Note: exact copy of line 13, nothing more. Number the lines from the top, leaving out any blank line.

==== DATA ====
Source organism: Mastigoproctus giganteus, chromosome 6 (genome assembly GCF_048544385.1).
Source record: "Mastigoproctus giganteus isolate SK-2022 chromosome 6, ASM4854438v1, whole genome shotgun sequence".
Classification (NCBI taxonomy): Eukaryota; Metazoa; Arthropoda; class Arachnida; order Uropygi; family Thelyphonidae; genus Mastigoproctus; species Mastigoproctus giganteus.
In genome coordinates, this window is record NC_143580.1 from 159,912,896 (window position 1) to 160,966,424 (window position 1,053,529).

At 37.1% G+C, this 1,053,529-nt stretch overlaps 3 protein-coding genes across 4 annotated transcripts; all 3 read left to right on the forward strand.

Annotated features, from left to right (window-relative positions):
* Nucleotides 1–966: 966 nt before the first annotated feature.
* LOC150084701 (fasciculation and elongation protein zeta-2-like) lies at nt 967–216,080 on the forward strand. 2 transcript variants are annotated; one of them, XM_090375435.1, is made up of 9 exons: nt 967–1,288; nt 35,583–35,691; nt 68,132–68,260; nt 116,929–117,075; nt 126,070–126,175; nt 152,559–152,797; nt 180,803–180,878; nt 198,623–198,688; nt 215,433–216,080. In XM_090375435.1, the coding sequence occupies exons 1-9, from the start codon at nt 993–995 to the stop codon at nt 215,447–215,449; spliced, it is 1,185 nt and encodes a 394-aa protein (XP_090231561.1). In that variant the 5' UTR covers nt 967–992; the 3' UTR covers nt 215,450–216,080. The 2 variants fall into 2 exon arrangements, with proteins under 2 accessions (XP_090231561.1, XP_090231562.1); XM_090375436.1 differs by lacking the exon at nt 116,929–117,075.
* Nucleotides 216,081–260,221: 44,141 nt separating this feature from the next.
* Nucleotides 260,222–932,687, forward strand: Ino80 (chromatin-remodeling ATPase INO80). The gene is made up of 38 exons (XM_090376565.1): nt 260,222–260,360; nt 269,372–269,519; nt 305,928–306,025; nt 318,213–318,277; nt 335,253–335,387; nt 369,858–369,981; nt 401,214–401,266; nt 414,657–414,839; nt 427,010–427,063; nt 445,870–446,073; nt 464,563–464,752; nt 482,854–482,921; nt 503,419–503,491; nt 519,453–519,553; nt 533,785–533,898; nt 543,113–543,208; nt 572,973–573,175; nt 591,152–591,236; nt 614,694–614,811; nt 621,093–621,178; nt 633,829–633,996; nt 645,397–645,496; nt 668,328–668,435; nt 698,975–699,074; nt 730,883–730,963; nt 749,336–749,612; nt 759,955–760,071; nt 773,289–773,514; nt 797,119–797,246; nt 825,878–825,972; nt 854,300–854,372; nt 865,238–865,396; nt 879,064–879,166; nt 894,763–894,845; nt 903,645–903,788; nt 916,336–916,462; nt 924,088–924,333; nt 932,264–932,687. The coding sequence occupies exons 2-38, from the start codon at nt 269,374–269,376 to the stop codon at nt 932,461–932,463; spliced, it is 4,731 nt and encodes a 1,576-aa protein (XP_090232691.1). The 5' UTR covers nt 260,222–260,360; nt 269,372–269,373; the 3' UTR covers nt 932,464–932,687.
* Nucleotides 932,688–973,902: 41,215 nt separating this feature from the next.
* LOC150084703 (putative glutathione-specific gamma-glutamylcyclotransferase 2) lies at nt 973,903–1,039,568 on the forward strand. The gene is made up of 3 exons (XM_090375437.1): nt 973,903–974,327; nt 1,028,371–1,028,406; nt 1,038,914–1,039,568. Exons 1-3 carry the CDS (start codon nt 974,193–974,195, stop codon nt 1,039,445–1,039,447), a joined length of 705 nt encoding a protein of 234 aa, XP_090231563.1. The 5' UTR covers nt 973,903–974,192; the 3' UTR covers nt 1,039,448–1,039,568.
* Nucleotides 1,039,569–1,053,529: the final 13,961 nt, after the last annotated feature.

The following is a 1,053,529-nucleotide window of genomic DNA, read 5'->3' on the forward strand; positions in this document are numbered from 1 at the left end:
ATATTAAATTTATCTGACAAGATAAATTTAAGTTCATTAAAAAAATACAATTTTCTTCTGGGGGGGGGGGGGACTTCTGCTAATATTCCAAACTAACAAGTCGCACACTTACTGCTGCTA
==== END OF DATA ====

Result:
* Nucleotides 1,039,569–1,053,529: the final 13,961 nt, after the last annotated feature.